SHAFAQNA – When Saudi Arabia declared war on Yemen back in March 2015, several of its officials proclaimed high and low that their intentions were merely to restore Yemen’s institutions and prevent the rise of the kingdom described as a Shia takeover by Iran.
Of course such claims were made to deflect from Riyadh’s real intentions vis a vis Yemen. Riyadh, itself a reactionary theocracy does not care much for democracy … especially south of its borders.
As for Iran’s influence, it was never there to begin with. Yemen’s resistance movement, as expressed under the leadership of the Houthis is a popular movement which sole agenda has been to reaffirm Yemen’s democratic tradition, and restore the people as the guardian of legitimacy.
This war waged against Yemen has been both a colonial war, and religious war. As for the Resistance it has had to fend alone as world powers blockaded its borders, making it virtually impossible for other countries to offer assistance. Iran’s hand is no where to be seen in Yemen … and if Tehran has carried an influence over the impoverished nation, it is its steadfastness against imperial powers which has served as an inspiration.
There is no Shia covert agenda … there is no desire to rise a religious empire. THAT would be Wahhabist Saudi Arabia’s dream. Shia Islam does not ambition for a dominion, it stands for justice and resistance against tyranny. For as long as there have been tyrants, Shia Islam has stood a pillar against it: defiant in its understanding that true victory lies in one’s opposition to injustice, regardless of the outcome.
Some victories it needs to be understood are not won in the battlefield.
Saudi Arabia today has carved itself an enclave in South Yemen. There, in the southern seaport city of Aden, the kingdom has established its military bases, directing its war against the north.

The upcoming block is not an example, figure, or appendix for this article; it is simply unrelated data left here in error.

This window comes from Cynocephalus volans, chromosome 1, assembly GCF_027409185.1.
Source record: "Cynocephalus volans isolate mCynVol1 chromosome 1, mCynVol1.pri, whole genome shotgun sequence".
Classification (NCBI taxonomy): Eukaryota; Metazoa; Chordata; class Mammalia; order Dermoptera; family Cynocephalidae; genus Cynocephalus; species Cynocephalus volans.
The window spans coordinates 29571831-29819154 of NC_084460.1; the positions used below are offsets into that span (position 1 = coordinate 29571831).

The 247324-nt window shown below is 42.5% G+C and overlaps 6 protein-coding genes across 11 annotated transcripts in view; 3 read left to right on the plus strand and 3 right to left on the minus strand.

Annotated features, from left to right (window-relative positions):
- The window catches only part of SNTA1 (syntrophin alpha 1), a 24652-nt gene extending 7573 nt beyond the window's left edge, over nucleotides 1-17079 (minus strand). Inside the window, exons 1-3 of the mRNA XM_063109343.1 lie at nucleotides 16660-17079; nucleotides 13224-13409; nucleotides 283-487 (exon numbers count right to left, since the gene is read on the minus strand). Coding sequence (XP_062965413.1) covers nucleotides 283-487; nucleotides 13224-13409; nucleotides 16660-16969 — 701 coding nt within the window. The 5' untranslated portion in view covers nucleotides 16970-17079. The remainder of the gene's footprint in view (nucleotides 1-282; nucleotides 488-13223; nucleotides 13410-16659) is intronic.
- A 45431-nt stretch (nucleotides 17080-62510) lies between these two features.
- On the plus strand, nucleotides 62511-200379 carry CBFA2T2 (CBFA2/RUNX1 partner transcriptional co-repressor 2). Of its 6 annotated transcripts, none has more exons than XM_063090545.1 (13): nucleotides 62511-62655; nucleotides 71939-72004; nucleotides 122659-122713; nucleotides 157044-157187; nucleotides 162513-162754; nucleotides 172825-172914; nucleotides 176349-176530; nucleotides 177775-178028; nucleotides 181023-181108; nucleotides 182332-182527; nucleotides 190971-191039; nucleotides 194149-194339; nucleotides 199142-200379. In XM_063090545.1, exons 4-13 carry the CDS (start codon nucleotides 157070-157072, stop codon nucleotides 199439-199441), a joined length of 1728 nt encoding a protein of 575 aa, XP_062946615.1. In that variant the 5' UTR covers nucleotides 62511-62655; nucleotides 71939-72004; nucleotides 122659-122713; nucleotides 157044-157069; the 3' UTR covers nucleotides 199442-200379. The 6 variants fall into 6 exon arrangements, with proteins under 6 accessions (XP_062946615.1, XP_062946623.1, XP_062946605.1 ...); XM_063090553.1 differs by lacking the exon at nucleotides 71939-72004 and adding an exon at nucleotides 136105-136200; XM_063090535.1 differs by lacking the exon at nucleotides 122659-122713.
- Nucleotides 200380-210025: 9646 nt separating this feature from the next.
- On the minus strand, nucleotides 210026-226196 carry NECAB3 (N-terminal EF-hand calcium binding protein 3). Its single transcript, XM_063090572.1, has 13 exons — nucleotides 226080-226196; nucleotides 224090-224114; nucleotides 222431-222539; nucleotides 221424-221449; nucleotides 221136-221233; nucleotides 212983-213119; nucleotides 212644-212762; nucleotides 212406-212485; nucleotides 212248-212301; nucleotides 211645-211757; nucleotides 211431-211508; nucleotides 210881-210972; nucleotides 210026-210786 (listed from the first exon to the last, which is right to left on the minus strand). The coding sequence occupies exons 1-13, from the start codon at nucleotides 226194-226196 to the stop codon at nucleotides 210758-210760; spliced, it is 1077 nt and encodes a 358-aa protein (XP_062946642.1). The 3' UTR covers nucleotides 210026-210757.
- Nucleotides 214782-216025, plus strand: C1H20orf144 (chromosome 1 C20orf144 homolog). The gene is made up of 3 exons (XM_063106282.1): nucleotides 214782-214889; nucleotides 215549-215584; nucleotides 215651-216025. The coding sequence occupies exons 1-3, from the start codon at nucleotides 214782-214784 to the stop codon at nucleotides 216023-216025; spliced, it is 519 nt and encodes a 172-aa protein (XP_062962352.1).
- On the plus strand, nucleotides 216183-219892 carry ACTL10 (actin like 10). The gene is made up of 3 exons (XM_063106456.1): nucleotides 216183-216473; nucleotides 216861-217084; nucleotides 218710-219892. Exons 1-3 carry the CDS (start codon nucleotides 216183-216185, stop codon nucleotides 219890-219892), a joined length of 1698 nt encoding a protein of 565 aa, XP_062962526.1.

Under Riyadh rule, and most likely by its design South Yemen has been turned into a terrorist breeding ground, a new radical hub where religious minorities are being oppressed.
On Friday four gunmen attacked an old people’s home, killing 15 people including four Christian nuns. The establishment which was run by the nuns, was home to Muslims, Hindus and Muslims, a reflection of Yemen’s religious pluralism.
If Yemen is a majority Muslim country, it is also home to many other religious communities, whose traditions and heritage have enriched Yemen’s history and society. Today those communities stand to be destroyed by radicalism.
Churches and temples have already been flattened by the Saudi-coalition … those are the destruction media have kept under wrap for they speak of a disturbing agenda. It is Yemen’s rich religious make-up which stands under Saudi Arabia’s fire.
Earlier this February unknown assailants vandalized a Christian cemetery, torched a church and blew up an abandoned Catholic church … all this took place in those territories which fall under Saudi Arabia’s jurisdiction.
It is this reality the Resistance in Yemen is trying to defeat.
By Catherine Shakdam for Shafaqna